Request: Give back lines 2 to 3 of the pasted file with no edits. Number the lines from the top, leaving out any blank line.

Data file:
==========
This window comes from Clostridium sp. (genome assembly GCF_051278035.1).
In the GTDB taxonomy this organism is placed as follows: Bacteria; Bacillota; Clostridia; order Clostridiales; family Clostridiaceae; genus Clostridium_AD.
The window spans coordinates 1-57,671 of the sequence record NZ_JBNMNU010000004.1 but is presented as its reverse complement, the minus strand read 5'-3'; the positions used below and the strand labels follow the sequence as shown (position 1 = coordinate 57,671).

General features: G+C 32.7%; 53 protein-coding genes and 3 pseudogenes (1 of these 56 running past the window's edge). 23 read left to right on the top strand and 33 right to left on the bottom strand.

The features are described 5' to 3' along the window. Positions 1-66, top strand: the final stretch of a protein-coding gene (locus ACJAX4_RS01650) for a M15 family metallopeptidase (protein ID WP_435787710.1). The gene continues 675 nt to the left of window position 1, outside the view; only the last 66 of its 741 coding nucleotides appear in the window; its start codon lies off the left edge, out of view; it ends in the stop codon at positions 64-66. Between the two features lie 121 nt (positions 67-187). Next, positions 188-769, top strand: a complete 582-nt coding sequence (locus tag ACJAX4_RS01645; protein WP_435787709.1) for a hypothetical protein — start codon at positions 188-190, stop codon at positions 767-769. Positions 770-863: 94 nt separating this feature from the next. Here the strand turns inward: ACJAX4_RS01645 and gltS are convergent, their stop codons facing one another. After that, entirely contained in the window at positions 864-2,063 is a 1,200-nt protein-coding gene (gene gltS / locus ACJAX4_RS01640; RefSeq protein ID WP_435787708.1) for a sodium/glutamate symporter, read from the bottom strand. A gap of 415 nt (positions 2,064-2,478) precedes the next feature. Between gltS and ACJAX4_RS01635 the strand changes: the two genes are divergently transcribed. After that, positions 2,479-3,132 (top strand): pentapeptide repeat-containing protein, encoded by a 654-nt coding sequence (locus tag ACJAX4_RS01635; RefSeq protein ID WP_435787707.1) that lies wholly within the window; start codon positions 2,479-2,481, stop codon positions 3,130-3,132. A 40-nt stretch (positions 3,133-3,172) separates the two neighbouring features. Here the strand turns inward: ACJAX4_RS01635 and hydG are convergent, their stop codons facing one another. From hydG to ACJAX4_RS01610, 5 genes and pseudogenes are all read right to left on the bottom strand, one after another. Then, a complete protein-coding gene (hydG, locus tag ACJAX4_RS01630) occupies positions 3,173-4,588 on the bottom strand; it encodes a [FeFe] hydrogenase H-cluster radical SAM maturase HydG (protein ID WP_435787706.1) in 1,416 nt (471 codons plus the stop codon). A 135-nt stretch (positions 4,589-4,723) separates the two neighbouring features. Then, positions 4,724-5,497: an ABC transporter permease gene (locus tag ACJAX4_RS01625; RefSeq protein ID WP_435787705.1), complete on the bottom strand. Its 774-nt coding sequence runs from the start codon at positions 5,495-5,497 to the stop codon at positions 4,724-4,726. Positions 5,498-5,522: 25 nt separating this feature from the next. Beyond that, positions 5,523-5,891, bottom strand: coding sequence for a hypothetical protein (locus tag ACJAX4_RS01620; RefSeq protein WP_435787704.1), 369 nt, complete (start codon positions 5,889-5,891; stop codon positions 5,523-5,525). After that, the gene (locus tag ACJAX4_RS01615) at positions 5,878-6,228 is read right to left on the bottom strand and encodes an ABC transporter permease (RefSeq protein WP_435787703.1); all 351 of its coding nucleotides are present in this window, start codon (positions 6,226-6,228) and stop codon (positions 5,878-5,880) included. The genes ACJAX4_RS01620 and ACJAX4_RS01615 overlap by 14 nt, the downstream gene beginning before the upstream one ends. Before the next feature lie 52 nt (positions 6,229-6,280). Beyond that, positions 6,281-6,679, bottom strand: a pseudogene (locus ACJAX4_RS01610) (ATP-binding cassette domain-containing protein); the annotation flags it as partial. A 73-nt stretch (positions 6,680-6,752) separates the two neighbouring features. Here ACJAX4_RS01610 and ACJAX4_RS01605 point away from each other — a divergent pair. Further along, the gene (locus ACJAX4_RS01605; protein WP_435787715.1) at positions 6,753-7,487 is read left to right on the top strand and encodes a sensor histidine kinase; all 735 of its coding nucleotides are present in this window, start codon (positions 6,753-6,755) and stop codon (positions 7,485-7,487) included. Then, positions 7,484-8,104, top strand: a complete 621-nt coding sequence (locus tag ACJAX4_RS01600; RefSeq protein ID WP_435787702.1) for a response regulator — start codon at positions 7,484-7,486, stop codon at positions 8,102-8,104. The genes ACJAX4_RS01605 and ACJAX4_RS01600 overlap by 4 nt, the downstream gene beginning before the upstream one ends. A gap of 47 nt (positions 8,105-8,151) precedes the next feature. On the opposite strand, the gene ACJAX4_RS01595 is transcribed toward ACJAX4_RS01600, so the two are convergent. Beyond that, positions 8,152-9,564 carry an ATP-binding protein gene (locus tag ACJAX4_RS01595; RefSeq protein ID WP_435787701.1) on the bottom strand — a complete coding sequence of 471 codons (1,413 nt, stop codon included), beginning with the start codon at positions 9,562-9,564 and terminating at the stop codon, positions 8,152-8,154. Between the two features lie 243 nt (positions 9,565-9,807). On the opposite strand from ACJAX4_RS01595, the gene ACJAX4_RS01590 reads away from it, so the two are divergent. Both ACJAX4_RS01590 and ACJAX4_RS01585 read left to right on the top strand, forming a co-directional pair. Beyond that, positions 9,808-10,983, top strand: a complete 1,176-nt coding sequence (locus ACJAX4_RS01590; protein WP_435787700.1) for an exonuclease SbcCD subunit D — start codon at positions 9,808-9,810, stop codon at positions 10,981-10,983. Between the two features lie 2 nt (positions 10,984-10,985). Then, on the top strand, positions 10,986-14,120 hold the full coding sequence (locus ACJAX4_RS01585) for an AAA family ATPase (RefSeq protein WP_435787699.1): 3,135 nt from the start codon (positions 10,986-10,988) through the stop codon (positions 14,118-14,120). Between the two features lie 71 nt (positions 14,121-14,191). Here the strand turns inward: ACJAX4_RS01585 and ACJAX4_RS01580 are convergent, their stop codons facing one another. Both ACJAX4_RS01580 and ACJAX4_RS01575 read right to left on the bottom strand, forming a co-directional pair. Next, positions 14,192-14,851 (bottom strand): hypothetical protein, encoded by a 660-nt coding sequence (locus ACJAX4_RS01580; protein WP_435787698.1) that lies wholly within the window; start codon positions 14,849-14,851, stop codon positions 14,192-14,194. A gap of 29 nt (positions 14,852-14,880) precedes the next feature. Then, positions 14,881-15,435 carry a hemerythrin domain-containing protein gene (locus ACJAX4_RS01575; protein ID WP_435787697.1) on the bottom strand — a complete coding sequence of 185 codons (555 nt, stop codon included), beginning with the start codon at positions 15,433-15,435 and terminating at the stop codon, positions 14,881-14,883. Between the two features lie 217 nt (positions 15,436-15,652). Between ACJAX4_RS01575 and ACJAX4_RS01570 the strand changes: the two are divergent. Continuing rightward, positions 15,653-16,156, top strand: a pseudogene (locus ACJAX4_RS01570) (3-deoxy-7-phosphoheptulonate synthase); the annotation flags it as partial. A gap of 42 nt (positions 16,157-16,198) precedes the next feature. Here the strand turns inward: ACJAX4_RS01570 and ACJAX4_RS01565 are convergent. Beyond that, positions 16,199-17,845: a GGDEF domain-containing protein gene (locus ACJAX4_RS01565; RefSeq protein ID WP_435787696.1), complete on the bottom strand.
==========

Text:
In the GTDB taxonomy this organism is placed as follows: Bacteria; Bacillota; Clostridia; order Clostridiales; family Clostridiaceae; genus Clostridium_AD.
The window spans coordinates 1-57,671 of the sequence record NZ_JBNMNU010000004.1 but is presented as its reverse complement, the minus strand read 5'-3'; the positions used below and the strand labels follow the sequence as shown (position 1 = coordinate 57,671).